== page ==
Nick Gillespie’s “The Real Class Warfare is Baby Boomers vs. Younger Americans” is the clearest cut on our generation gap I’ve yet seen. What exactly have the Baby Boomers done for us? To recap: they gave up in the 1960s, became selfish, materialist yuppies, coasted comfortably through the 80s and 90s, hoarded all the wealth and stuff they could, sought happiness in materialism to mixed results, drained our government of resources with too many tax cuts, too few regulations, and refused to give up one iota of their Social Security or Medicaid. Baby Boomer Bankers crashed our economy with spectacular success not through any ingeniously evil master plan—but with vastly inflated egos and an unquenchable thirst for money, more and more money. Then again, these are the people who thought Gordon Gekko was the hero of Wall Street. It’s really not a surprise that an army of Patrick Batemans did this to us.
The Baby Boomers grew up around serious strife—Vietnam, the Cold War, Cuban Missile Crisis, Chicago ’68, the lingering effects of WWII—and they’re over it! They’ve been spoiling themselves ever since Carter left the White House. Everything comes back to money. They’ve had their spiritual experience: Boomers believe they already changed the world, and expect my generation to do the same with vastly diminished resources, and a pop culture so congested with indigestible regurgitation it’s amazing we haven’t all gone blue in the face yet. There won’t be a second Beatles because the Boomers won’t let it happen. Generation X and especially the Millennials have been brought up in a Boomer value system that we can’t escape: craven commercialism, business acumen at the expense of meaningful progress, personally and culturally. We’re a culture retarded by perpetual adolescents, adult children, and a growing legion of poor and very poor Americans not only disregarded by Boomers in power but also mocked by scumbags like Mitt Romney (b. 1947).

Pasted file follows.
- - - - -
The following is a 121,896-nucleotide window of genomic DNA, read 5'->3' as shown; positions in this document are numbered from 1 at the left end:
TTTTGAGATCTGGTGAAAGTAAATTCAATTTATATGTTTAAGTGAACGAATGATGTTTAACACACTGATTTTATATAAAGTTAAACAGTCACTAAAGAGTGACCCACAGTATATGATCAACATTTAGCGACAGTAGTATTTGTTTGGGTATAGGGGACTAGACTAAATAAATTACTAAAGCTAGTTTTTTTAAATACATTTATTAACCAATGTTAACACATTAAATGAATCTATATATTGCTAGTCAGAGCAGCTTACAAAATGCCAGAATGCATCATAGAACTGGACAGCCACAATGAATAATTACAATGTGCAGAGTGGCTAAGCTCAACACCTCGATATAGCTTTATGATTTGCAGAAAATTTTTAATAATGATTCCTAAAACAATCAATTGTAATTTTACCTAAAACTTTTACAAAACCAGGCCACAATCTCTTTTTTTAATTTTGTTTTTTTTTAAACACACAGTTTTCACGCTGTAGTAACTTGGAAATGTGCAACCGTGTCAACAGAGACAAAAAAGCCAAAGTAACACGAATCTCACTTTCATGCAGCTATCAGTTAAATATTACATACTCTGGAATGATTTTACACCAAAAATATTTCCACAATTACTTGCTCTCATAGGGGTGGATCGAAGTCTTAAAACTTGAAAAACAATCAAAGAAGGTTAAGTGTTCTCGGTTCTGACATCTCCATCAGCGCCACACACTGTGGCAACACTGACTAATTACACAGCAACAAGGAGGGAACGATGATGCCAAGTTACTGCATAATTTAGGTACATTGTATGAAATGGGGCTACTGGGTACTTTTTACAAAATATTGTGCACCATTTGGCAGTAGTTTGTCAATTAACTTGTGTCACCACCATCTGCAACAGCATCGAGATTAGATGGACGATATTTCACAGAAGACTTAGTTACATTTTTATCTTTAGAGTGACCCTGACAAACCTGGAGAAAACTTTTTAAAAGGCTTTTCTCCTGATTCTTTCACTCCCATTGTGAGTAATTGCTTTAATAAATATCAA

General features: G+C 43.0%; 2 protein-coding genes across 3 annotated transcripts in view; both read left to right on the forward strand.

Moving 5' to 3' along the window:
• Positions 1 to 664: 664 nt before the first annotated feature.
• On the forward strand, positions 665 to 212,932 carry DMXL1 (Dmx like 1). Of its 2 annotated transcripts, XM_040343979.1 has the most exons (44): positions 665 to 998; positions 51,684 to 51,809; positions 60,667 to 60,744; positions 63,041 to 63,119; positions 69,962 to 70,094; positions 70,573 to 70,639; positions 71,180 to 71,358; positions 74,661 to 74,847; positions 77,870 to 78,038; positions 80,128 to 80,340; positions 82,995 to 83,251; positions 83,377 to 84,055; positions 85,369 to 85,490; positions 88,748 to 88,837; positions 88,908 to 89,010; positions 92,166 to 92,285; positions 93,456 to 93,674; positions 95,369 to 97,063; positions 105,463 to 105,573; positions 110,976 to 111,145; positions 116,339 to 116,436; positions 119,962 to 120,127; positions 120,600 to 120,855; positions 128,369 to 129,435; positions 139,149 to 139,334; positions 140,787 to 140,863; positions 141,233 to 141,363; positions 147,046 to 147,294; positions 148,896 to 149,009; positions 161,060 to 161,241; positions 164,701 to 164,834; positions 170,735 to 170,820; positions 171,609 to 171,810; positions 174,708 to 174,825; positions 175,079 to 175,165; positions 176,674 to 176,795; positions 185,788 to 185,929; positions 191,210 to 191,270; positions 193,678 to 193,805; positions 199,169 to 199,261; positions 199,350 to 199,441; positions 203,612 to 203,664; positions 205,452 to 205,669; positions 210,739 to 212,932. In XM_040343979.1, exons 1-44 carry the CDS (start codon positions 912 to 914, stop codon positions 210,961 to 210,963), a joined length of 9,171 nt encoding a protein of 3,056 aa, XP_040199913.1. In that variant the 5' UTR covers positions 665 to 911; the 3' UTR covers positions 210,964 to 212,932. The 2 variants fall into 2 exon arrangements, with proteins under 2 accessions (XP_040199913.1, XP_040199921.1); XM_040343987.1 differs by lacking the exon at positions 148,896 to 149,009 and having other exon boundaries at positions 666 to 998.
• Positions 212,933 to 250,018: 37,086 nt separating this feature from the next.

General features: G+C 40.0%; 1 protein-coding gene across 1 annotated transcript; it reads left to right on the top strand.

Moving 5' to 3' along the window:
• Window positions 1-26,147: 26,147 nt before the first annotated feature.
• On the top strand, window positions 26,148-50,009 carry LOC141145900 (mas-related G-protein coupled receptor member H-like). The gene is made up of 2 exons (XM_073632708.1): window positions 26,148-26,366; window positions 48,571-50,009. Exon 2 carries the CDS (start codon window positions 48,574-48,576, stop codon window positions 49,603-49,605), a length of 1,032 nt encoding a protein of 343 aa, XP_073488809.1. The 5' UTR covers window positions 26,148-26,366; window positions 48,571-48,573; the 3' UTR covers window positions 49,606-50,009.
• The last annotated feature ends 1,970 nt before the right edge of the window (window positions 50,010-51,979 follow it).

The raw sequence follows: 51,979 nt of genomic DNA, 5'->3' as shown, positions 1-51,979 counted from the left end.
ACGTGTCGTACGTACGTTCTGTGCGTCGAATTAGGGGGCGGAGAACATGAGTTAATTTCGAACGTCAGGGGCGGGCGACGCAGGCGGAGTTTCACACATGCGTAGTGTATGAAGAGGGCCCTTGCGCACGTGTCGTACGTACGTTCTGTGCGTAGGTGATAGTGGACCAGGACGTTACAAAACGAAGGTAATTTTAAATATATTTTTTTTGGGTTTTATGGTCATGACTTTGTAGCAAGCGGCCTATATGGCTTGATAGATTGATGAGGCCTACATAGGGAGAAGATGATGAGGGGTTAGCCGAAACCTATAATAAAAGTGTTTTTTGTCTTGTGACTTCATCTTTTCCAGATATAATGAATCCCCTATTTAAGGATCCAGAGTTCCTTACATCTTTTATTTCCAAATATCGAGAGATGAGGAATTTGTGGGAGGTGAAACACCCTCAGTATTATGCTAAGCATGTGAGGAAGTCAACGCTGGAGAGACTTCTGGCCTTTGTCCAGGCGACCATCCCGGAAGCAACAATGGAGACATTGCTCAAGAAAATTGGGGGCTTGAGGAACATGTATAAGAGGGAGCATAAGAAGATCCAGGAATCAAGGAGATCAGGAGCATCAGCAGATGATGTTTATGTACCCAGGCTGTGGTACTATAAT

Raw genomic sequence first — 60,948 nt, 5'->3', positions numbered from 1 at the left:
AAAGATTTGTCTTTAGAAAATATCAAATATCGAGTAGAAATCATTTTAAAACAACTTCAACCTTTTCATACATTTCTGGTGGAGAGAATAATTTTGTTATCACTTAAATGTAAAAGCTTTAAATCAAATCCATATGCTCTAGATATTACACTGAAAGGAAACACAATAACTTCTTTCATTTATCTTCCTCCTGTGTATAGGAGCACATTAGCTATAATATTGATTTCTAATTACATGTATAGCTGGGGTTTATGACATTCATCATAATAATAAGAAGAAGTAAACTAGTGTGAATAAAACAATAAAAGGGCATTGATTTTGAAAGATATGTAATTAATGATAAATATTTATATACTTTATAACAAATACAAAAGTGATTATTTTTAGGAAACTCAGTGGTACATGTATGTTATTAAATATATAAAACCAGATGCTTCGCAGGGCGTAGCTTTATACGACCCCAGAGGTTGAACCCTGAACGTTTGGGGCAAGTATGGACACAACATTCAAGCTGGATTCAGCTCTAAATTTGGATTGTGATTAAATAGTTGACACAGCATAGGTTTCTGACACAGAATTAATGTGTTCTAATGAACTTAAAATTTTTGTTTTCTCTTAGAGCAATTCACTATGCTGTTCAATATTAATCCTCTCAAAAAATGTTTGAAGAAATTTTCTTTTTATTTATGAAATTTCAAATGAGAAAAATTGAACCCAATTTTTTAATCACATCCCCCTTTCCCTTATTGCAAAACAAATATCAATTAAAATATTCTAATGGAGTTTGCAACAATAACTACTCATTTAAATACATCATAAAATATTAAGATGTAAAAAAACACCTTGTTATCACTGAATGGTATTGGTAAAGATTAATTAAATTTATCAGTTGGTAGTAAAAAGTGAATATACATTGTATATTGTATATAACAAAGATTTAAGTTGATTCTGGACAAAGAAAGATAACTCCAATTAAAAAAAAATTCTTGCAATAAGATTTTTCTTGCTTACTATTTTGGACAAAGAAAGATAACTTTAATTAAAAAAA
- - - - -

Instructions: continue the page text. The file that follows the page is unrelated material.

Electing Romney would crystallize all that is awful about the most selfish, egotistical generation in history: the man is so focused on accumulating wealth and rising the ladder for its own sake, that he comes off as bizarrely inhuman, more often than not comically robotic, like an ill-programmed android missing his empathy chip. Making money is not a goal in and of itself. Investment bankers and spec traders have such massive egos and such volatile self-esteem issues because they are dead inside. There is nothing that stirs them, and they have no defense against the waves of doubt and worthlessness besides more stuff and more money. That may work for some lesser-brained folks, but it’s a mentality that will destroy the United States before 2050 if left unchecked.
Baby Boomers are not thinking of their kids, they’re thinking of themselves. They whine about tax increases and entitlement cuts without ever thinking of what they’re leaving behind for the kids they raised as totally unique and special and radically awesome and gifted in their own special way. The coddling we got was not about us, it was about them—our kids are special and deserve the best because they came from us, and remember, they’ll never be as cool or smart as us, and we’ll make sure of it by destroying public education, art and music programs, physical fitness, even pop culture. When probed on climate change and what it means even 50 years down the line, they pass the buck: “I won’t be around.” The fuckers!
We are the children of violent, narrow-sighted and minded narcissists dead set on heading into as plush a retirement as possible. They can afford $200 Bruce Springsteen tickets, luxury condos, and endless media collections in multiple formats. None of these things are inherently bad—we can harness all the comforts and medical/technological advances we have into something of a human paradise as Terrence McKenna says. We sorely need an attitude adjustment, though, and don’t count on it coming from organizations and bodies like Viacom, G.E., Disney, News Corp., CBS, and Time Warner, who exist to grow, make money, gain, and maintain power. It’s a sick machine feeding itself, exhausting ambition, creativity, and will in a blind pursuit of higher returns.